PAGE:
One neuroscientist recently suggested that a neurological sensation gives rise to the illusion of agency and free will. This same neuroscientist suggested that this sensation may be stronger in some individuals than in others, perhaps explaining why my father’s description of the universe instantly made complete sense to me, even as a child, whereas my mother said she never really got what he was talking about—it made no sense to her. Over many years of talking about all this at my meetings, I’ve noticed that some people can easily see that free will is an illusion, while others can seemingly never really grok it, even though they are highly intelligent and may have meditated and explored the nature of reality for decades.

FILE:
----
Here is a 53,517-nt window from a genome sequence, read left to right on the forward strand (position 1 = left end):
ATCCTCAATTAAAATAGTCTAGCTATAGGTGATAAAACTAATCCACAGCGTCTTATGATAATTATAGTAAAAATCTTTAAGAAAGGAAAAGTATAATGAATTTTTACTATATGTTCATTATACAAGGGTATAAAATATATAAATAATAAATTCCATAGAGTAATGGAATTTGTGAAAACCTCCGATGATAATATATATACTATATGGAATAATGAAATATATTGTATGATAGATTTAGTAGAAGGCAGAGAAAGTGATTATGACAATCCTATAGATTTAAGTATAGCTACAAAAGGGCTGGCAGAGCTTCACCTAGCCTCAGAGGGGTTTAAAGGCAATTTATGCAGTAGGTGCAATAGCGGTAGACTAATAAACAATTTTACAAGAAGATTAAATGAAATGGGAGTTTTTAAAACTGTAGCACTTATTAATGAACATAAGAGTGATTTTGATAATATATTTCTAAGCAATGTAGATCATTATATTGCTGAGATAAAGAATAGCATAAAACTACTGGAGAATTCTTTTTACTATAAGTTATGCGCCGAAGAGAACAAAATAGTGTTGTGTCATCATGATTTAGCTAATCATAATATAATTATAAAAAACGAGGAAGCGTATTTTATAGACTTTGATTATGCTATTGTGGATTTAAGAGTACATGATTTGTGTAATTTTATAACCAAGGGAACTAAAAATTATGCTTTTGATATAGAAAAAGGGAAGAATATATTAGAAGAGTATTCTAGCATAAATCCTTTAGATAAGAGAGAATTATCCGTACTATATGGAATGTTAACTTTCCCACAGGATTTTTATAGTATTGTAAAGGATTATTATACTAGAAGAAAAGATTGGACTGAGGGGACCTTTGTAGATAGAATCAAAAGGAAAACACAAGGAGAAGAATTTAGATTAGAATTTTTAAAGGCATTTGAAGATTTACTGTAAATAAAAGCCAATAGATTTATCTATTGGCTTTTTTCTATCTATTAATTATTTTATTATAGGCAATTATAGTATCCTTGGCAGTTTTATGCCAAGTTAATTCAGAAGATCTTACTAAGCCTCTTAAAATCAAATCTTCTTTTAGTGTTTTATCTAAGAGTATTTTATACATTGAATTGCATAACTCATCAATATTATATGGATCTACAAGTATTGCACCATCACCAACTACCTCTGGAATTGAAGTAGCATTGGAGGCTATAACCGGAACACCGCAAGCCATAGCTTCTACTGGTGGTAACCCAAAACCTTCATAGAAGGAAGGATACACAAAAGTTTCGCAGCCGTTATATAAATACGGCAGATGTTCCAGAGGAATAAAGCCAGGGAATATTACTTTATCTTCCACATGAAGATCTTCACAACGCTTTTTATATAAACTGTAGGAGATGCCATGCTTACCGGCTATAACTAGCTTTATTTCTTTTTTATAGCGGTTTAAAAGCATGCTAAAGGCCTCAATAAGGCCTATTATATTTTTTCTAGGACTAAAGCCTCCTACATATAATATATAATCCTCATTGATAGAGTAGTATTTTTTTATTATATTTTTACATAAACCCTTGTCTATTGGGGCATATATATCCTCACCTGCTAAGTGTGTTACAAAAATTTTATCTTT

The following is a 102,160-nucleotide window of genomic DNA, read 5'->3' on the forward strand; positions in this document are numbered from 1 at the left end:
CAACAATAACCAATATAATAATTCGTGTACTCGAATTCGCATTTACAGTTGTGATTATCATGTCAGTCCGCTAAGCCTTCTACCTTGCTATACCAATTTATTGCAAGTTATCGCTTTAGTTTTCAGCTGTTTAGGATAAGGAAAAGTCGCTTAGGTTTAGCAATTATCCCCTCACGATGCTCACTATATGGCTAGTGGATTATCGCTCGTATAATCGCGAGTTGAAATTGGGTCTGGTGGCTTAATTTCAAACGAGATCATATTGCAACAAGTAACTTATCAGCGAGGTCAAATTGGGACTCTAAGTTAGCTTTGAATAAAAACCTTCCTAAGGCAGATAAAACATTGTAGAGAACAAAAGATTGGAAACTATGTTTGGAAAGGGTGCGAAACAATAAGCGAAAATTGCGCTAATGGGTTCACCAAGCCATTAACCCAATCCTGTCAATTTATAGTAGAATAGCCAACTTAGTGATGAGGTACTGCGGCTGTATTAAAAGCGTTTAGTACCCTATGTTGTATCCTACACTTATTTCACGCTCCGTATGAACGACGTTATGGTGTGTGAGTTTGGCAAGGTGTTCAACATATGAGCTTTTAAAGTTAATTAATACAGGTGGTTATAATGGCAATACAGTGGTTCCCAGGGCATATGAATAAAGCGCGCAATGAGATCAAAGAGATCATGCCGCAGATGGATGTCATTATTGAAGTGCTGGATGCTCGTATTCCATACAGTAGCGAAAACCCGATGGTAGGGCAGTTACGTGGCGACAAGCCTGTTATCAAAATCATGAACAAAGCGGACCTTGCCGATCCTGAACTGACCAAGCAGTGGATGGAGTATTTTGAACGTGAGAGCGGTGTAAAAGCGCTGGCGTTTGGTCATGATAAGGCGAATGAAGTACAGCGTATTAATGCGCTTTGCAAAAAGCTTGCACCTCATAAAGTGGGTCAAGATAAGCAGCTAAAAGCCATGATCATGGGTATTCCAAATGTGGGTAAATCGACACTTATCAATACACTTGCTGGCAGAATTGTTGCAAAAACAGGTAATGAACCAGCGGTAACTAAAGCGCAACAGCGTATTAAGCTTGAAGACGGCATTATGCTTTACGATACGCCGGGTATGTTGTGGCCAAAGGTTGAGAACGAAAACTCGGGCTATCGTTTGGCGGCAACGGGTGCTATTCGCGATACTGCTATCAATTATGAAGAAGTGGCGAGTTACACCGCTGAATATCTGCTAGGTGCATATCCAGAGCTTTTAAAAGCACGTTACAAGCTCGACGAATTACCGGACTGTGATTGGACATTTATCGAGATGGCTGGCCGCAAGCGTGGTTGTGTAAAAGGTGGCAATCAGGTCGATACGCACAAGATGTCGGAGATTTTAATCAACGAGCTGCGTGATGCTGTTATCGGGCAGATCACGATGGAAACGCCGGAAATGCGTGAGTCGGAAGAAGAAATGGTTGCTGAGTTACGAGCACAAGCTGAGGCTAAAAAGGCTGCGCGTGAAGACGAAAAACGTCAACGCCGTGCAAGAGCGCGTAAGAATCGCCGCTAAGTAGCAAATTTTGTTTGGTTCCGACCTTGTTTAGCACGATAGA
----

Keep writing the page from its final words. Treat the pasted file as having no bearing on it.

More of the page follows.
Some nondual teachers feel that seeing through the illusion of free will is the most important and liberating realization one can have. Perhaps for them, it was the quintessential realization that triggered awakening. Hence, they hammer away at this single point uncompromisingly and unrelentingly. I tend to have a somewhat different approach. Like my teacher Toni Packer, I certainly see through the illusion of free will, and I do encourage people to discover the absence of free will and the illusory nature of the separate self, but I also have the sense that it can sometimes be helpful to speak in ways that seem to suggest there is a choice. In my way of seeing things (which I did not choose and cannot control), there is room for many different approaches to awakening, and there is no single right way. I appreciate those uncompromising nondualists who hammer away relentlessly at the absence of free will and individual authorship, and I also appreciate teachers who talk about “being here now” and “paying attention” and “allowing everything to be as it is,” all of which sound a lot like choices.